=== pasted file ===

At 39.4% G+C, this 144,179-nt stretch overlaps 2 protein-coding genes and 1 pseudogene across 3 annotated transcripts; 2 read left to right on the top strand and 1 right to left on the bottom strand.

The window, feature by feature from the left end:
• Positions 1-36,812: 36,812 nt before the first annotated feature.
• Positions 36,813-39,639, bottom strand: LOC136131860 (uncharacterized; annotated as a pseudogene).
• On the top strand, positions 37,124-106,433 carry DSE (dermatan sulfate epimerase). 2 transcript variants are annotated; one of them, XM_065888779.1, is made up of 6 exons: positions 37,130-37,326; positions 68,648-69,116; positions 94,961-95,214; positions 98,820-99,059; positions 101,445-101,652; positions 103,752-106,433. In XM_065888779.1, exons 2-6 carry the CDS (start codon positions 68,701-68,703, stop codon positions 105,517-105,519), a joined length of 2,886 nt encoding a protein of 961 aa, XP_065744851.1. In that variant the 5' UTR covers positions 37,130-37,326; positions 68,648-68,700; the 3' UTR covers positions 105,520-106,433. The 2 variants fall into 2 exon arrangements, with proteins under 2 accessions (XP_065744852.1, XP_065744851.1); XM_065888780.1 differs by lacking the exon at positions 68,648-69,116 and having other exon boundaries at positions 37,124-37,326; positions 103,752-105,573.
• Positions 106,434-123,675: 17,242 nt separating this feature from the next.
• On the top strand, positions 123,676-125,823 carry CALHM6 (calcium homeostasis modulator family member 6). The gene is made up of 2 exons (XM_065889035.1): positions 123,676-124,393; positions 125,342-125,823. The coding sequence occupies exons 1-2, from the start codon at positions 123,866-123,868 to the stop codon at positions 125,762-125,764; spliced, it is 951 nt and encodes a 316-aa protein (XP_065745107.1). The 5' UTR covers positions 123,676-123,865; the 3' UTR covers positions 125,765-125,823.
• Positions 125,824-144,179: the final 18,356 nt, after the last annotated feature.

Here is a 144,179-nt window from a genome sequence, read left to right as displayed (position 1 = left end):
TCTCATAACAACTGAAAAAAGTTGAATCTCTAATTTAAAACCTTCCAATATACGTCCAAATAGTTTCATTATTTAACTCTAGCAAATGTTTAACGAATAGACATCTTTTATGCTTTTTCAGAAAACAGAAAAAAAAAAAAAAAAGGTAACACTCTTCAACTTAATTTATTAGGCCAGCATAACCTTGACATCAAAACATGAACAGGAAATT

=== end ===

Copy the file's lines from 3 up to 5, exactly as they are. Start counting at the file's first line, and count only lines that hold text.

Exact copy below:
• Positions 1-36,812: 36,812 nt before the first annotated feature.
• Positions 36,813-39,639, bottom strand: LOC136131860 (uncharacterized; annotated as a pseudogene).
• On the top strand, positions 37,124-106,433 carry DSE (dermatan sulfate epimerase). 2 transcript variants are annotated; one of them, XM_065888779.1, is made up of 6 exons: positions 37,130-37,326; positions 68,648-69,116; positions 94,961-95,214; positions 98,820-99,059; positions 101,445-101,652; positions 103,752-106,433. In XM_065888779.1, exons 2-6 carry the CDS (start codon positions 68,701-68,703, stop codon positions 105,517-105,519), a joined length of 2,886 nt encoding a protein of 961 aa, XP_065744851.1. In that variant the 5' UTR covers positions 37,130-37,326; positions 68,648-68,700; the 3' UTR covers positions 105,520-106,433. The 2 variants fall into 2 exon arrangements, with proteins under 2 accessions (XP_065744852.1, XP_065744851.1); XM_065888780.1 differs by lacking the exon at positions 68,648-69,116 and having other exon boundaries at positions 37,124-37,326; positions 103,752-105,573.